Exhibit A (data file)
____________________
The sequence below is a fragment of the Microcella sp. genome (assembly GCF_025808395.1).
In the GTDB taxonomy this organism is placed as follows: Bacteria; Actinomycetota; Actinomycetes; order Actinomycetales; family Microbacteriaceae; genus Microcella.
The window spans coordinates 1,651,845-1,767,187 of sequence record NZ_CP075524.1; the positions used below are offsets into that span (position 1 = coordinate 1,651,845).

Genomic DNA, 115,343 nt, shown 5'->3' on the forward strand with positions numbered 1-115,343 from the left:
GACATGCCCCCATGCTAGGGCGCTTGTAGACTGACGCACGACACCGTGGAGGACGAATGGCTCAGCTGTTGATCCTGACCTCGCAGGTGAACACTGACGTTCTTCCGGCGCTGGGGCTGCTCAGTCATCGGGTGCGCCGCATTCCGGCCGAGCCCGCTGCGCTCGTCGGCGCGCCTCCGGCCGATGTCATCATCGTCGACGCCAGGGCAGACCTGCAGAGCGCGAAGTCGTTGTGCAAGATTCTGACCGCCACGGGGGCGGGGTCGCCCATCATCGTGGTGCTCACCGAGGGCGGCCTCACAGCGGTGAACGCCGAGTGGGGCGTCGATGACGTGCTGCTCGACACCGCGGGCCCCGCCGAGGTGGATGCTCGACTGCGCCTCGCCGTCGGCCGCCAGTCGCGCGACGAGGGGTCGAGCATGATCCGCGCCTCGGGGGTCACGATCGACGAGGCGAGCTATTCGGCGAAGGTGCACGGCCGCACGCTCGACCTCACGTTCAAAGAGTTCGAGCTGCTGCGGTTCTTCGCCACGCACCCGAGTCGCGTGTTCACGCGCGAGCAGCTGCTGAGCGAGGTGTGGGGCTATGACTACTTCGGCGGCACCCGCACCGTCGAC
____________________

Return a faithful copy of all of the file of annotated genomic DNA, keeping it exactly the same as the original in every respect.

The sequence below is a fragment of the Microcella sp. genome (assembly GCF_025808395.1).
In the GTDB taxonomy this organism is placed as follows: Bacteria; Actinomycetota; Actinomycetes; order Actinomycetales; family Microbacteriaceae; genus Microcella.
The window spans coordinates 1,651,845-1,767,187 of sequence record NZ_CP075524.1; the positions used below are offsets into that span (position 1 = coordinate 1,651,845).

Genomic DNA, 115,343 nt, shown 5'->3' on the forward strand with positions numbered 1-115,343 from the left:
GACATGCCCCCATGCTAGGGCGCTTGTAGACTGACGCACGACACCGTGGAGGACGAATGGCTCAGCTGTTGATCCTGACCTCGCAGGTGAACACTGACGTTCTTCCGGCGCTGGGGCTGCTCAGTCATCGGGTGCGCCGCATTCCGGCCGAGCCCGCTGCGCTCGTCGGCGCGCCTCCGGCCGATGTCATCATCGTCGACGCCAGGGCAGACCTGCAGAGCGCGAAGTCGTTGTGCAAGATTCTGACCGCCACGGGGGCGGGGTCGCCCATCATCGTGGTGCTCACCGAGGGCGGCCTCACAGCGGTGAACGCCGAGTGGGGCGTCGATGACGTGCTGCTCGACACCGCGGGCCCCGCCGAGGTGGATGCTCGACTGCGCCTCGCCGTCGGCCGCCAGTCGCGCGACGAGGGGTCGAGCATGATCCGCGCCTCGGGGGTCACGATCGACGAGGCGAGCTATTCGGCGAAGGTGCACGGCCGCACGCTCGACCTCACGTTCAAAGAGTTCGAGCTGCTGCGGTTCTTCGCCACGCACCCGAGTCGCGTGTTCACGCGCGAGCAGCTGCTGAGCGAGGTGTGGGGCTATGACTACTTCGGCGGCACCCGCACCGTCGAC